I now used a closed circuit TV system with reverse image to magnify and contrast print for easier reading, both at work and at home. I used some Braille for labeling and brief notes, and I used a pocket dictation recorder for notes and for memos later typed by the secretary. As a supervisor/manager my function was to collect information, evaluate and plan, and to direct the efforts of others. This was doable for someone with sight limitation. It was quite interesting to find a number of people who opened up to me to share their own personal experience with some physical problem, such as partial hearing loss, because my impairment had become very public. I also purchased and used a course from Xerox Learning Institute, called Effective Listening. Over the years, I found that I often came away from discussions or meetings with as much or more information than my sighted counterparts.


In August 1975 I was appointed as superintendent, and over the next twenty-eight years, until January 2004, I had excellent support from superiors, the employees of the Springfield Wastewater Treatment Plant, City departments, City consultants, manufacturer's representatives, and vendors. During the course of those years, I was a member of the Clark County Council of the Blind nine years, the National Federation of the Blind eight years, and a member of the Springfield Lions Club eight years, with one term as president. In 1976 I married Carolyn, the love of my life, who is the best change in my life, next to my surrender to Christ Jesus. Our son Tom was born in 1978, our son Shaun was born in 1981, and we brought Marci at the age of 16 into our family as a daughter in 1995. From the mid 1980-s to the mid 1990's I served two terms of three years each as deacon at our local church. While superintendent, there were a variety of family activities and avocations, worked into the time remaining after a management position which was not usually just forty hours per week. One of the continuing aspects of my rehabilitation for sight loss was learning to accept help from many sources, and this also taught me the value of reciprocation as I found increased opportunities to help others.

Photograph of Mike and Carolyn at home, October, 2004

Mike and Carolyn at home, October, 2004.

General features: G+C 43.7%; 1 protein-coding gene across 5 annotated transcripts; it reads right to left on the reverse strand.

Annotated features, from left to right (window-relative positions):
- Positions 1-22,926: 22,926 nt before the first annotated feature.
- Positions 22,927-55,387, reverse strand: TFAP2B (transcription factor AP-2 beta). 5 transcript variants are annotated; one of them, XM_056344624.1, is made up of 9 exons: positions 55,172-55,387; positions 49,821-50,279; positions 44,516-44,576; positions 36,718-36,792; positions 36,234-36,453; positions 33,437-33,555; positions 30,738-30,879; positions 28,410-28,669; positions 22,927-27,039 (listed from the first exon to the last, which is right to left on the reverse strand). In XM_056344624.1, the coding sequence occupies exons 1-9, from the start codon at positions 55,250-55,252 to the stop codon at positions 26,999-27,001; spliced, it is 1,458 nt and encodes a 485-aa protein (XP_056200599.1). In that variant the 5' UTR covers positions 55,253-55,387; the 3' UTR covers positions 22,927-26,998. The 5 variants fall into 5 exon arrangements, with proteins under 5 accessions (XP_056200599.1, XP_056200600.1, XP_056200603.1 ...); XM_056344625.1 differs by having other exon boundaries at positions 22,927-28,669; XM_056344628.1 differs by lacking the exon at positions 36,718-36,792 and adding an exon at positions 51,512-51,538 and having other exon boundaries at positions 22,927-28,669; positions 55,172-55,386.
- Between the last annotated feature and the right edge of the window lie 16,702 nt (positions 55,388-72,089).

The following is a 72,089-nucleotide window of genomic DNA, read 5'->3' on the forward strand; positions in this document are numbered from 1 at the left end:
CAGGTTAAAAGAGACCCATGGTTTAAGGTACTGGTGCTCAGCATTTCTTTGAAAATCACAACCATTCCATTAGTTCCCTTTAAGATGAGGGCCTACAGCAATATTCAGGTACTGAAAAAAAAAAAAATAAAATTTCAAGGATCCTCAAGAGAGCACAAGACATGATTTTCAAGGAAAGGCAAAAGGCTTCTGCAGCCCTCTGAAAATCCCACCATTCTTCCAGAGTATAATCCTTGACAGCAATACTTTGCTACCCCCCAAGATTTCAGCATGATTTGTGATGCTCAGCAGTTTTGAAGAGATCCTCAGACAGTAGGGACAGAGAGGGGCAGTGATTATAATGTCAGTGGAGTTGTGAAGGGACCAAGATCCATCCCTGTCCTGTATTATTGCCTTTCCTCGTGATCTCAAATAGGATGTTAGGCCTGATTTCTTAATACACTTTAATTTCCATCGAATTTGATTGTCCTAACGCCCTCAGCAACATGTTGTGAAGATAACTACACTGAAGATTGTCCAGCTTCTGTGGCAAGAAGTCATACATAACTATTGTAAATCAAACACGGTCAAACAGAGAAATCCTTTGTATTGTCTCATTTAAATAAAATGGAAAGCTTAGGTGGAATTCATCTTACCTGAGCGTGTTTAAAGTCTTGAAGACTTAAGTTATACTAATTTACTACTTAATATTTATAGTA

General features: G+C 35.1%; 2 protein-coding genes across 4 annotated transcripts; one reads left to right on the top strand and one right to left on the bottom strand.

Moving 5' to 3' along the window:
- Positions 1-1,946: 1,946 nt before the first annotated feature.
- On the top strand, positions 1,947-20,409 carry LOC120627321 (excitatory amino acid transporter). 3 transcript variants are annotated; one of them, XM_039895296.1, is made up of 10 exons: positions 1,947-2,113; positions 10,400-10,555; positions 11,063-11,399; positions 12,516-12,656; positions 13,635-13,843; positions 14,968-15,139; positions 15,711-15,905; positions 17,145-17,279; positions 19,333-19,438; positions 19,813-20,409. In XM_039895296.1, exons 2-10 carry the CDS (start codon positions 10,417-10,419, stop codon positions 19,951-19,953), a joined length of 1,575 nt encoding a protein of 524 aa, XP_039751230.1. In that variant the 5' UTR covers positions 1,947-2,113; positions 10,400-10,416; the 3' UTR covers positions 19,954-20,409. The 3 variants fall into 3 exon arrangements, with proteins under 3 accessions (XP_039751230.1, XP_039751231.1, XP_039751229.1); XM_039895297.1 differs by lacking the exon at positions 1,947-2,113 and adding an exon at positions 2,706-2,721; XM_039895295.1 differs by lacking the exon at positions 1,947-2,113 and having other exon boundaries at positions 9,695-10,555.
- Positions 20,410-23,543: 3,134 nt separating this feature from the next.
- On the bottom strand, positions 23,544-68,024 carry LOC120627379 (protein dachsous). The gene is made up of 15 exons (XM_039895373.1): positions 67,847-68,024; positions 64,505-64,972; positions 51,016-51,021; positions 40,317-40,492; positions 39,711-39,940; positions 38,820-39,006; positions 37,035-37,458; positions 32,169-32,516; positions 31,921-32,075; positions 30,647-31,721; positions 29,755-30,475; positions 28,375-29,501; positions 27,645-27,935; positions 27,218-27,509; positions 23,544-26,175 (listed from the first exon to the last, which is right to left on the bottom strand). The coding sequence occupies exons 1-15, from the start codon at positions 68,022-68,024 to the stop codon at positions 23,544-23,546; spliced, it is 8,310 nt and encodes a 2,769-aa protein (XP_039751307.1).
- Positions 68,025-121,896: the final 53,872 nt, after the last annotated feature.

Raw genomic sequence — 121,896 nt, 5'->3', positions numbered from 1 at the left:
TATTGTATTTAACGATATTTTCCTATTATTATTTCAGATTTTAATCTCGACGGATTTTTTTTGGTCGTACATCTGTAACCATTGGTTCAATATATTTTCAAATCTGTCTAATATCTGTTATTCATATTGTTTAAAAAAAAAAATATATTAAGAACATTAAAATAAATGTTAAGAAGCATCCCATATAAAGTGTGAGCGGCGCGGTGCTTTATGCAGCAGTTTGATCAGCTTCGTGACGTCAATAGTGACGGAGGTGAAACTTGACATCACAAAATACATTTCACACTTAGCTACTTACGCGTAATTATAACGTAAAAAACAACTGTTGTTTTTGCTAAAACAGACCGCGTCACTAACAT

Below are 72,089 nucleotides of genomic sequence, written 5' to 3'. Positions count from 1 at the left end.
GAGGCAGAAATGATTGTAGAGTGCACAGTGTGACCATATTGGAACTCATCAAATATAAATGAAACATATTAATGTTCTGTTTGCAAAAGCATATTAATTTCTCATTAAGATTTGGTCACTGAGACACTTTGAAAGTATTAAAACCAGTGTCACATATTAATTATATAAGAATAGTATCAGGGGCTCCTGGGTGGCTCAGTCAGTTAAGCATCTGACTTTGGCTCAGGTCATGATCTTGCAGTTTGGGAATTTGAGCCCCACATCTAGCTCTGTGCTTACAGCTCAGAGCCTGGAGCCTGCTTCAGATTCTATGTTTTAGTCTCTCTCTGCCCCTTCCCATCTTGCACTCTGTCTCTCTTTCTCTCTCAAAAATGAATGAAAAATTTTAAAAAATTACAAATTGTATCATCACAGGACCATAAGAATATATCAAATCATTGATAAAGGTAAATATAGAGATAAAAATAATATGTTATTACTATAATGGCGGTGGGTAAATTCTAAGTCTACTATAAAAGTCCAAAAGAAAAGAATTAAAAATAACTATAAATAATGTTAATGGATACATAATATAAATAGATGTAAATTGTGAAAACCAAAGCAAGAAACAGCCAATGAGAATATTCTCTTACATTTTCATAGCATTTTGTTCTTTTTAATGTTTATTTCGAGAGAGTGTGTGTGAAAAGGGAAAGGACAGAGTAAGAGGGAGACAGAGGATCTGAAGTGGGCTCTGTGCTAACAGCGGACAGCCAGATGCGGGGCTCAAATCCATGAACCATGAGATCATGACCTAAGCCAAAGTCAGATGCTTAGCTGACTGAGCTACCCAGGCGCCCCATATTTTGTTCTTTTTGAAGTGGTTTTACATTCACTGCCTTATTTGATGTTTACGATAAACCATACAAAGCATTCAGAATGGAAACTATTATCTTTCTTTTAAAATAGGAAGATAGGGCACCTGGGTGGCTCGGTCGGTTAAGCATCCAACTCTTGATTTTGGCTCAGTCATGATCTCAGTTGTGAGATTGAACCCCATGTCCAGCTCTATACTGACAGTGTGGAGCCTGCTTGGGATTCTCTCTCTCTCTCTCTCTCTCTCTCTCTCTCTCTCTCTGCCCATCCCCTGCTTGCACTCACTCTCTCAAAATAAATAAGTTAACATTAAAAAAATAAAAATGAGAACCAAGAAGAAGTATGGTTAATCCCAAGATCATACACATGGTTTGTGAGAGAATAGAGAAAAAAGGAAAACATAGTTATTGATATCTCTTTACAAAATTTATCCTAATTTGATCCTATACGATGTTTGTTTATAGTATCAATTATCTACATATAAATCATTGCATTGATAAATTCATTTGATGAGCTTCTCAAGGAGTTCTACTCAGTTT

Carolyn read technical information onto cassette tape for me beginning in 1976, even though it was not nearly as interesting to her as it was to me. She also helped me by reading other print materials; and by providing "audio description" for scenery, video programs, live plays, etc. Two of my sisters did all of the typing and helped with assembly for my submittal to the Ohio EPA Board of Examiners in 1978 for my Class IV Wastewater certification which was issued in 1979. In the office, my secretary read most of the mail and inter-office communications to me, and gradually developed the knack of knowing those items which were truly trivial and not needing my review. My subordinate supervisors often read technical product or process information to me, and described blueprints or diagrams. Sometimes after meetings or interviews, I would even ask them for feedback on the body language that I missed. In 1988, a tactual model was made of the major processes and one critical routing structure when the plant was being converted from trickling filter, by construction of complete mix activated sludge in series, because by this time I was no longer able to see to use the closed circuit TV viewing device. Often maintenance personnel would bring various mechanical items to my office so I could examine them tactually as we had discussion, and occasionally I would go to various parts of the plant for "hands-on" examination. The plant grounds covers about twenty acres, has over a dozen buildings with a total floor space of over 40,000 square feet. The total footprint for all the major treatment structures is about five acres, and the system is designed to treat an average of 25 million gallons per day. We prepared a brief description of Wastewater Plant Purposes and Facilities, and an aerial photograph for the City of Springfield, Ohio website before my retirement.